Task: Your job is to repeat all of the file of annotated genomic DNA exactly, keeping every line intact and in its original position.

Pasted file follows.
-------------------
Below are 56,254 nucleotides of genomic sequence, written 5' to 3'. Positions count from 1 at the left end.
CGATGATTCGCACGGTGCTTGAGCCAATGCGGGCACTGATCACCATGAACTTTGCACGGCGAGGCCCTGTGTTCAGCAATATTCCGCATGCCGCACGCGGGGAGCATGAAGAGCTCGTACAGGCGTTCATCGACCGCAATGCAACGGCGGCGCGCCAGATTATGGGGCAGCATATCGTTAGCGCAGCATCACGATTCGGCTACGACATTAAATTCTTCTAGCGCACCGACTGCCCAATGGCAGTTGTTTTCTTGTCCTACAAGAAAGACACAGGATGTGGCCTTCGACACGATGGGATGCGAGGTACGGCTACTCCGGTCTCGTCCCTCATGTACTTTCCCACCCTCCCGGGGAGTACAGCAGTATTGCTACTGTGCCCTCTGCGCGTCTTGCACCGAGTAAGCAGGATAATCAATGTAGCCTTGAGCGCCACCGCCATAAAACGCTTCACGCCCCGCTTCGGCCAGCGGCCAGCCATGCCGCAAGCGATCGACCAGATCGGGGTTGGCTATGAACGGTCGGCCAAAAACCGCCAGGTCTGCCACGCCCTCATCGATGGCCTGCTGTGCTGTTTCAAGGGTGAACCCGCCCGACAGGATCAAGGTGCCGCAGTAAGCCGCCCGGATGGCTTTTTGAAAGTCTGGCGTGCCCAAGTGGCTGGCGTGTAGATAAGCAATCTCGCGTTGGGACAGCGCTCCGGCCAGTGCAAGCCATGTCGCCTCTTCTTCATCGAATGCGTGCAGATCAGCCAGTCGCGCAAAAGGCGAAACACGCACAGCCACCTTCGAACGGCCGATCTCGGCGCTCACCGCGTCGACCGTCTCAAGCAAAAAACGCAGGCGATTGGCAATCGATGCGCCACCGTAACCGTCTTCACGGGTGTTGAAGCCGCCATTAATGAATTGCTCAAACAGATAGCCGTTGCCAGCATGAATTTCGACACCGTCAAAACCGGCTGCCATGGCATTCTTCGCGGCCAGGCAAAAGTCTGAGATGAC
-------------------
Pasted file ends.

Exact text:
Below are 56,254 nucleotides of genomic sequence, written 5' to 3'. Positions count from 1 at the left end.
CGATGATTCGCACGGTGCTTGAGCCAATGCGGGCACTGATCACCATGAACTTTGCACGGCGAGGCCCTGTGTTCAGCAATATTCCGCATGCCGCACGCGGGGAGCATGAAGAGCTCGTACAGGCGTTCATCGACCGCAATGCAACGGCGGCGCGCCAGATTATGGGGCAGCATATCGTTAGCGCAGCATCACGATTCGGCTACGACATTAAATTCTTCTAGCGCACCGACTGCCCAATGGCAGTTGTTTTCTTGTCCTACAAGAAAGACACAGGATGTGGCCTTCGACACGATGGGATGCGAGGTACGGCTACTCCGGTCTCGTCCCTCATGTACTTTCCCACCCTCCCGGGGAGTACAGCAGTATTGCTACTGTGCCCTCTGCGCGTCTTGCACCGAGTAAGCAGGATAATCAATGTAGCCTTGAGCGCCACCGCCATAAAACGCTTCACGCCCCGCTTCGGCCAGCGGCCAGCCATGCCGCAAGCGATCGACCAGATCGGGGTTGGCTATGAACGGTCGGCCAAAAACCGCCAGGTCTGCCACGCCCTCATCGATGGCCTGCTGTGCTGTTTCAAGGGTGAACCCGCCCGACAGGATCAAGGTGCCGCAGTAAGCCGCCCGGATGGCTTTTTGAAAGTCTGGCGTGCCCAAGTGGCTGGCGTGTAGATAAGCAATCTCGCGTTGGGACAGCGCTCCGGCCAGTGCAAGCCATGTCGCCTCTTCTTCATCGAATGCGTGCAGATCAGCCAGTCGCGCAAAAGGCGAAACACGCACAGCCACCTTCGAACGGCCGATCTCGGCGCTCACCGCGTCGACCGTCTCAAGCAAAAAACGCAGGCGATTGGCAATCGATGCGCCACCGTAACCGTCTTCACGGGTGTTGAAGCCGCCATTAATGAATTGCTCAAACAGATAGCCGTTGCCAGCATGAATTTCGACACCGTCAAAACCGGCTGCCATGGCATTCTTCGCGGCCAGGCAAAAGTCTGAGATGAC